Hiking Glacier National Park
The Iceberg Lake Trail

Mt. Gould in Glacier Park

The Iceberg Lake Trail

Photo Use Guidelines

The Iceberg Lake Trail in Glacier National Park is one of the “crown jewel” hiking trails in the park. To put it quite simply, the Iceberg Lake Trail offers one of the most scenic hikes you can find. And to top if off, the trail has to be one of the best designed hiking trails in Glacier National Park. While the Iceberg Lake Trail has a vertical elevation gain of 1200 feet, the trail has been designed to gain this vertical rise very gradually – almost imperceptibly – in most places. As such, hikers in even fair condition should be able to easily make the 4.5 mile hike up to Iceberg Lake.

And, if that wasn’t enough, the Iceberg Lake Trail provides some of the finest wildlife viewing opportunities in Glacier National Park. The trail passes through A+ terrain for grizzly bears. If you are in search of seeing grizzly bears, this trail is a very good one to use to find them. Other wildlife commonly seen on or around the Iceberg Lake Trail are bighorn sheep, mountain grouse, ground squirrels and the occasional mountain goat.

Photo Use Guidelines

The Iceberg Lake Trail, as it is both easy and incredibly scenic, is very popular – especially during the summer months. As such, hikers in search of solitude are not likely to find it on this trail. However, even though you may not find true solitude, the views and wildlife viewing opportunities on this trail are so great that you should not pass up a chance to take a stroll up to Iceberg Lake.

This section of Big Sky Fishing will cover the Iceberg Lake Trail in detail. The first section provides a quick overview. The second section lists items to bring on this hike. And the third section (on the next page) will detail the trail and hike itself. A photo gallery of 30 photographs is also available (See Iceberg Lake photo gallery).

Iceberg Lake Trail : Overview

The Iceberg Lake Trail begins in the Many Glacier Valley of Glacier National Park. The trail is 4.5 miles long and has an elevation gain of 1200 feet. For most of its length, it passes through very open terrain, with only a few forested spots found in the middle section of the hike. Due to the open terrain, the views are unlimited.The trail itself ends at a lake called Iceberg Lake, was is fishless, by the way. The lake is named because of all the “icebergs” that float around on the lake. You see, Iceberg Lake lies deep in the shadows on the northern flank of Mt. Wilbur – receiving very little sun. As such, the lake develops a thick coat of ice during the winter that only slowly melts away during the summer. Nearby permanent snowfields also drop ice chunks into the lake, some of which can take weeks to fully melt. Thus, even in August, the lake is generally full of floating ice.

What to Take

The Iceberg Lake Trail is a very easy hike in comparison to other hiking trails in Glacier National Park. Still, due to the mountains and the Ptarmigan Wall which blocks all views to the West (thus, you can't see approaching storms), a hiker should be prepared for a few contingencies.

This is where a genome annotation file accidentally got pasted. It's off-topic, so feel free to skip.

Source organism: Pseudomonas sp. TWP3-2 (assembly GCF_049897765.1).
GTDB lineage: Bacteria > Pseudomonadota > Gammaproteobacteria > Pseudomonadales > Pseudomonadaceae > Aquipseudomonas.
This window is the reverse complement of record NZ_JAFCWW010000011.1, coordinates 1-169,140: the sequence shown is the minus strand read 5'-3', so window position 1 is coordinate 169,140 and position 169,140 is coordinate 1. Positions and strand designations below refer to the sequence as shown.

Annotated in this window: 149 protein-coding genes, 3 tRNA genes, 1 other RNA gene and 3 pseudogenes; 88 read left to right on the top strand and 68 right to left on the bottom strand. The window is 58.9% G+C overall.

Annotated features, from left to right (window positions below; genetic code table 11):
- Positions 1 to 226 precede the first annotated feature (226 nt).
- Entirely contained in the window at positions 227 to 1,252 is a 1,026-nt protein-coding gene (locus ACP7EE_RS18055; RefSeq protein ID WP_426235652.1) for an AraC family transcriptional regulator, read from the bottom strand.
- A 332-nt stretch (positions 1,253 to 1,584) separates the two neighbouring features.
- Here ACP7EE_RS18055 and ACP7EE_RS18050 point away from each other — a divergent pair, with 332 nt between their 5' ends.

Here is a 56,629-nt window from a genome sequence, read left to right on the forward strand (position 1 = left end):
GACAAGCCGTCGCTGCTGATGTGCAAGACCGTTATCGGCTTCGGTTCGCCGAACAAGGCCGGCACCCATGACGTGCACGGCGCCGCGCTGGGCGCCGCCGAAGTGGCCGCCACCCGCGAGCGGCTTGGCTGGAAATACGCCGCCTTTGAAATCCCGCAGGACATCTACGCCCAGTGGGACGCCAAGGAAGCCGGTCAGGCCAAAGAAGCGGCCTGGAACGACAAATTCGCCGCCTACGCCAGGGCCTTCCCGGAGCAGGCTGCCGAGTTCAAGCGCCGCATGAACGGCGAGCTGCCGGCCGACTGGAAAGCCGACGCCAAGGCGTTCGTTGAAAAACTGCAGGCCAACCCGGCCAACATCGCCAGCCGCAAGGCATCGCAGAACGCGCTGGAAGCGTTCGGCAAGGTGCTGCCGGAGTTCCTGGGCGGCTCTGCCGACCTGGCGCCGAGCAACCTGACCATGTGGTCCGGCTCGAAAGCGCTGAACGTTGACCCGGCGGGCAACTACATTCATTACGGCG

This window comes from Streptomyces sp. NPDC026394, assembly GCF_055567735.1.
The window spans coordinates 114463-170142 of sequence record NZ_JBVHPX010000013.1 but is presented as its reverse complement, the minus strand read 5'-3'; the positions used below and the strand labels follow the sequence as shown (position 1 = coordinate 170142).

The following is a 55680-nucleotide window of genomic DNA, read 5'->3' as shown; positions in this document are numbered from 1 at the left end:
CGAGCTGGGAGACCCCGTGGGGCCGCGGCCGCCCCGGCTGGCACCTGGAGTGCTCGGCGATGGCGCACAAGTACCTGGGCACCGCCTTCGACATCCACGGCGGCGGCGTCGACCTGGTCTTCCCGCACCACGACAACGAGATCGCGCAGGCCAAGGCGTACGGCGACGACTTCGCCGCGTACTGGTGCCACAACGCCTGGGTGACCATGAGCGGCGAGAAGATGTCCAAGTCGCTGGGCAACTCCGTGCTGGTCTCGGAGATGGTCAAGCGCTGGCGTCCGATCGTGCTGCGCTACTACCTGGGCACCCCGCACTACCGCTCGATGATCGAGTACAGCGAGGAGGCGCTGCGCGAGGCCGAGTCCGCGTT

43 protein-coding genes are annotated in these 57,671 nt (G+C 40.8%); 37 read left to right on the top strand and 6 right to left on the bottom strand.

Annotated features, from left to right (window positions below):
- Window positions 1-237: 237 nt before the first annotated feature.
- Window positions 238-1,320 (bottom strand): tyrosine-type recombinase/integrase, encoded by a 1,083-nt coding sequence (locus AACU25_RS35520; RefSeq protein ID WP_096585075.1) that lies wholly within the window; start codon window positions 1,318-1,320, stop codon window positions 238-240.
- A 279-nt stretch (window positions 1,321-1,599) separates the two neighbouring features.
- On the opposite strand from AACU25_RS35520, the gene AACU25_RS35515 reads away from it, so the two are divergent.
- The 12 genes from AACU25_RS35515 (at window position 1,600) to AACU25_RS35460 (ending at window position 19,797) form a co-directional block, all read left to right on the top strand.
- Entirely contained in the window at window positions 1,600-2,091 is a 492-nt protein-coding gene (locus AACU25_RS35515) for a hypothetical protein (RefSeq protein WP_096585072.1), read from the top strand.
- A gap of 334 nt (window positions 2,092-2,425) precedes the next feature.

Photo Use Guidelines

First, any hiker should have a good rain jacket that can also double as a windbreaker. As the Iceberg Lake Trail lies on the windy east side of the park, the winds can really get howling at times. Even on moderately warm days, the wind can have a “bite” to it that requires the hiker to have something on to cut down the wind. A good rain jacket that is designed for hiking will serve this purpose.

Additionally, as the hiker will not be able to see approaching weather systems, anyone should have a rain jacket out of common sense. When it rains in Glacier National Park, the temperature can really drop. A good rain jacket can make the difference between just being “rained on” and staying dry instead of suffering from hypothermia due to exposure.

As the Iceberg Lake Trail is pretty short, two to three quarts of water is generally all that is needed. You can also refill your water supply if needed at Ptarmigan Creek, which the trail crosses about halfway up the trail. The best way to carry your water is to use a hydration system.

Other items to remember to take are bear spray (absolute must!), sunglasses (another absolute must), sunscreen, a lunch and, of course, a good camera with either lots of film or lots of memory cards for digital cameras. As the Iceberg Lake Trail can get a bit “toasty” at times during the height of summer, a dedicated pair of convertible hiking pants isn’t a bad idea, either. And, last but not least, always use a good pair of hiking boots, not sandals or sneakers, so as to save you the prospect of a long limp back to your car.

Next Page : Hiking the Iceberg Lake Trail : In Detail

Also View the Iceberg Lake Trail Photo Gallery

Hiking Gear & Equipment Guide for Glacier National Park

Hiking Socks : Guide to Getting the Right Sock for Hiking
Rain Jackets : What kind of rain jacket to get for hiking...and why
Trekking Poles : Why you should use a Hiking Staff when hiking

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